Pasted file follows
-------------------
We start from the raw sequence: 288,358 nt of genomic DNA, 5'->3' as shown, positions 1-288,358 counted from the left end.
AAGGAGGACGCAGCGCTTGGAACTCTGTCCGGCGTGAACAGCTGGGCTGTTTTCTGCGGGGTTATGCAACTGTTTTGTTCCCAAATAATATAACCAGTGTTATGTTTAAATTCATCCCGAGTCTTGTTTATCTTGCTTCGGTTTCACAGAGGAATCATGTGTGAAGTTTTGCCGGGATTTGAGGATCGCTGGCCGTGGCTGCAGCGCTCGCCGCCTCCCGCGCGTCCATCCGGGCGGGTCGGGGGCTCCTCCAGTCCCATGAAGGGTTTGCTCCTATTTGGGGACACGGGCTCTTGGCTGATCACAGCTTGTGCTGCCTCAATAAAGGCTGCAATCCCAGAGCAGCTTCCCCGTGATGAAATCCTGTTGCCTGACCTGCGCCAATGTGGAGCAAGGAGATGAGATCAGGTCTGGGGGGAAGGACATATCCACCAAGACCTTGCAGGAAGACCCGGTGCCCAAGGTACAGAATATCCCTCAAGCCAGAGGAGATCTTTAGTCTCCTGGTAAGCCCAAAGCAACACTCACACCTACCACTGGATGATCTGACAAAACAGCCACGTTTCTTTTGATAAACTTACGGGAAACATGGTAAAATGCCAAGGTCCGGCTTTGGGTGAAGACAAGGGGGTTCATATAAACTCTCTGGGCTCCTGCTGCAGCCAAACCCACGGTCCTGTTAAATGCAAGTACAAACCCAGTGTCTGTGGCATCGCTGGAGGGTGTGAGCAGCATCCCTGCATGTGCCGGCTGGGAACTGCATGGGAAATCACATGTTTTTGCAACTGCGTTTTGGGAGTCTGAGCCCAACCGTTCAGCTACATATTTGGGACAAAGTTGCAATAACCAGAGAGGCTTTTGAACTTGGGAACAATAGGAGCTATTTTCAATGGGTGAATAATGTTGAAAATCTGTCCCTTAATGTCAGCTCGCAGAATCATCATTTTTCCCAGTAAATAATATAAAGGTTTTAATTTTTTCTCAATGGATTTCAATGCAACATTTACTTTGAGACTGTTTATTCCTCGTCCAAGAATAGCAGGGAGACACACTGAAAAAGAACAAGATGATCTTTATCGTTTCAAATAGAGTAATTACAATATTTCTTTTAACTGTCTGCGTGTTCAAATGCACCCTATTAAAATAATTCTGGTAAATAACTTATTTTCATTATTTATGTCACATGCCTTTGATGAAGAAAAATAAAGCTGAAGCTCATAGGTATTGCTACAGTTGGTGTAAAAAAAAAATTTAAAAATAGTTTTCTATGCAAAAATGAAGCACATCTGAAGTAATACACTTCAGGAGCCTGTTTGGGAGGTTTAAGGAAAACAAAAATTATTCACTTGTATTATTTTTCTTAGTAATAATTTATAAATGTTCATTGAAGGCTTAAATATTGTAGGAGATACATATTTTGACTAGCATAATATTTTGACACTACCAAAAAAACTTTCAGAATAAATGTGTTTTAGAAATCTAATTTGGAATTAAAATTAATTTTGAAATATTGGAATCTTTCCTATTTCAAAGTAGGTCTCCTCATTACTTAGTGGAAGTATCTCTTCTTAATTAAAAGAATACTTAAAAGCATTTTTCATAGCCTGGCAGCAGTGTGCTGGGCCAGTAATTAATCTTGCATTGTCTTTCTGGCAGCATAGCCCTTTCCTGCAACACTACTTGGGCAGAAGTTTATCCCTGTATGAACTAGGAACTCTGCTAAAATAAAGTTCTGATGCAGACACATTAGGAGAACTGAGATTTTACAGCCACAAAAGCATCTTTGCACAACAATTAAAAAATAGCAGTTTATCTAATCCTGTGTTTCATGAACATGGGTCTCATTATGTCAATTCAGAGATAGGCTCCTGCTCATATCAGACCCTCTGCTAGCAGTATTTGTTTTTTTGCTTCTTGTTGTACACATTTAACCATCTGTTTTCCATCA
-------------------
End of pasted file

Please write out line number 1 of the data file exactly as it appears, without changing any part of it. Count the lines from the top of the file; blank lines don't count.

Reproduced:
We start from the raw sequence: 288,358 nt of genomic DNA, 5'->3' as shown, positions 1-288,358 counted from the left end.